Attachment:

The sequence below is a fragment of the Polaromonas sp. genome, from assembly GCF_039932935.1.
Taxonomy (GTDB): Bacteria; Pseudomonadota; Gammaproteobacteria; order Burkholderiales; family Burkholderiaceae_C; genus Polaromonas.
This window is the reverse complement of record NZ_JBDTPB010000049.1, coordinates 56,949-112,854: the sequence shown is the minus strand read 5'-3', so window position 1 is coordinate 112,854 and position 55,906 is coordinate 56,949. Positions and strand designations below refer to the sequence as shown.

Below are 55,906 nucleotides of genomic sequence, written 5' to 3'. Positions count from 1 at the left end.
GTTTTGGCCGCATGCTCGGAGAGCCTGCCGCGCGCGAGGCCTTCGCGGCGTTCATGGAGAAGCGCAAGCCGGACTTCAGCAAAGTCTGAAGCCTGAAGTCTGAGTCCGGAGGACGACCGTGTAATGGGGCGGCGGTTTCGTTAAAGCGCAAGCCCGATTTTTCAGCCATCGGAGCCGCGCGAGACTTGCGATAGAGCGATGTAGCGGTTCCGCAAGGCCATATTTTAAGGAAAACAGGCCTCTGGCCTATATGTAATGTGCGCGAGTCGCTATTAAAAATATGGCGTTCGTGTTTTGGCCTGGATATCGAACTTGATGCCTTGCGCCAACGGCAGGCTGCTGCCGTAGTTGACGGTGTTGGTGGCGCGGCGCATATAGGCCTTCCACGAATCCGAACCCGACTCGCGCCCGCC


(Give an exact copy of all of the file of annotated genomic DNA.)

The sequence below is a fragment of the Polaromonas sp. genome, from assembly GCF_039932935.1.
Taxonomy (GTDB): Bacteria; Pseudomonadota; Gammaproteobacteria; order Burkholderiales; family Burkholderiaceae_C; genus Polaromonas.
This window is the reverse complement of record NZ_JBDTPB010000049.1, coordinates 56,949-112,854: the sequence shown is the minus strand read 5'-3', so window position 1 is coordinate 112,854 and position 55,906 is coordinate 56,949. Positions and strand designations below refer to the sequence as shown.

Below are 55,906 nucleotides of genomic sequence, written 5' to 3'. Positions count from 1 at the left end.
GTTTTGGCCGCATGCTCGGAGAGCCTGCCGCGCGCGAGGCCTTCGCGGCGTTCATGGAGAAGCGCAAGCCGGACTTCAGCAAAGTCTGAAGCCTGAAGTCTGAGTCCGGAGGACGACCGTGTAATGGGGCGGCGGTTTCGTTAAAGCGCAAGCCCGATTTTTCAGCCATCGGAGCCGCGCGAGACTTGCGATAGAGCGATGTAGCGGTTCCGCAAGGCCATATTTTAAGGAAAACAGGCCTCTGGCCTATATGTAATGTGCGCGAGTCGCTATTAAAAATATGGCGTTCGTGTTTTGGCCTGGATATCGAACTTGATGCCTTGCGCCAACGGCAGGCTGCTGCCGTAGTTGACGGTGTTGGTGGCGCGGCGCATATAGGCCTTCCACGAATCCGAACCCGACTCGCGCCCGCC